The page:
Adventures in Puppyland
Meet the newest addition to our household! Phoebe is a ten week old lab/hound mix. She's got a lot of confidence, and LOVES to play. Regis has taken to her very well. The cat, not so much, but we'll get there.
The last few weeks have been very humbling. As a dog trainer, I'm always giving out advice and best practices for puppy raising, but usually at the end of the day I go home and don't have to deal with the typical puppy issues. Well, now that's changed and what a challenge it's been! Over the past several weeks I've been working with Phoebe on learning some manners, getting used to a routine, appropriate play with her brother (someone's been in a few time outs this morning!), and potty training. Additionally, we've been working extensively on socializing to a variety of environments, people, dogs, and handing procedures.
Since I brought Phoebe home at 8 weeks old I have been especially focused on socialization. Remember, socialization is a puppy having positive experiences with many new things, teaching the puppy that novelty is actually a great thing, rather than something to be worried about. This socialization should happen during the "critical period of socialization", which is the time in a puppy's life that they're most open to new experiences; for most puppies that period lasts from age 4 weeks to about 12-16 weeks. After that, puppies begin to be less open to novelty and it is harder to make positive first impressions. Many fear-based behaviors (including but not limited to aggression) are due to a lack of socialization. Since obedience is something that a dog can work on their entire lives, I am for the most part holding off on those exercises. She's learning sit, down, and touch, but I won't even worry about the other behaviors until after I'm sure we've made good progress on her socialization.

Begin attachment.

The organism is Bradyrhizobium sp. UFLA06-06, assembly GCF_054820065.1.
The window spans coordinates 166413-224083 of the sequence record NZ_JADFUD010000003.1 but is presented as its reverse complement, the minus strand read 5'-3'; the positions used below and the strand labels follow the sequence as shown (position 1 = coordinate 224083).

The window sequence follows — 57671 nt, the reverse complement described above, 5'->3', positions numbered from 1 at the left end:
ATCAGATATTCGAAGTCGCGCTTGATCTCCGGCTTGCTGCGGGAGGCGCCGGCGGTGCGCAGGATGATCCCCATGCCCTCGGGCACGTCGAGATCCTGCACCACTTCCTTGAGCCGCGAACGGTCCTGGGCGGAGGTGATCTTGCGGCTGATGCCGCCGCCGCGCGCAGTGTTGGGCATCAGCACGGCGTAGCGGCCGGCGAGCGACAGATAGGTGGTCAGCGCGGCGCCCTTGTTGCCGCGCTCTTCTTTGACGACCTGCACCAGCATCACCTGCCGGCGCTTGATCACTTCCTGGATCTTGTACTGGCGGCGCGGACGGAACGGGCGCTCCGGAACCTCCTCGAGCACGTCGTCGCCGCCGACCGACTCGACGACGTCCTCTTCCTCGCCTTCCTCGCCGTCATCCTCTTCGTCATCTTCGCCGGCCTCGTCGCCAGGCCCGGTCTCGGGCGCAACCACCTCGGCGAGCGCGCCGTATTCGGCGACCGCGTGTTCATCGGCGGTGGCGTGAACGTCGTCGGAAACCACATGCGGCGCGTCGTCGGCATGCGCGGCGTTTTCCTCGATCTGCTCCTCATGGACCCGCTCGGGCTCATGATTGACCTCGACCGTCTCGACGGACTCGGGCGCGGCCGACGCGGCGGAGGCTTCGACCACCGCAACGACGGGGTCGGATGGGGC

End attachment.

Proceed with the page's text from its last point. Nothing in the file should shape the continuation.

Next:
So what kind of things have I been working with her on? We've experienced or met: other dogs, cats, unfamiliar men, unfamiliar women, several children, many different surfaces, landscapers, traffic, car rides, crate time, several new houses, a lake, a pontoon boat, and handling procedures such as nail trims and ear cleaning.
She struggled the most with heavy traffic, so I've been working a lot on proper exposure to traffic at a distance, working with Phoebe at a distance where she wasn't worried for her safety, and as she shows me she's un-concerned (an upright tail, loose body, moving toward the traffic rather than hiding behind me or pulling away) moving gradually closer and working at her own pace. Over the last two weeks she's shown marked improvement to the presence of trucks and cars, and she no longer pulls away to hide.
I cannot stress this enough: puppies will always be able to learn the basics. Dogs are never too old to learn. When you have a young puppy you must prioritize socialization to set your dog up for the rest of their lives. A well socialized puppy has a much easier life than a dog who rarely experienced novelty as a puppy.
For more information on proper socialization, check out:
If you have a new puppy and would like some help on how to socialize safely, or you're noticing fear responses in your puppy that seem disproportionate to what is going on in the environment, contact me today to set you and your puppy up to succeed!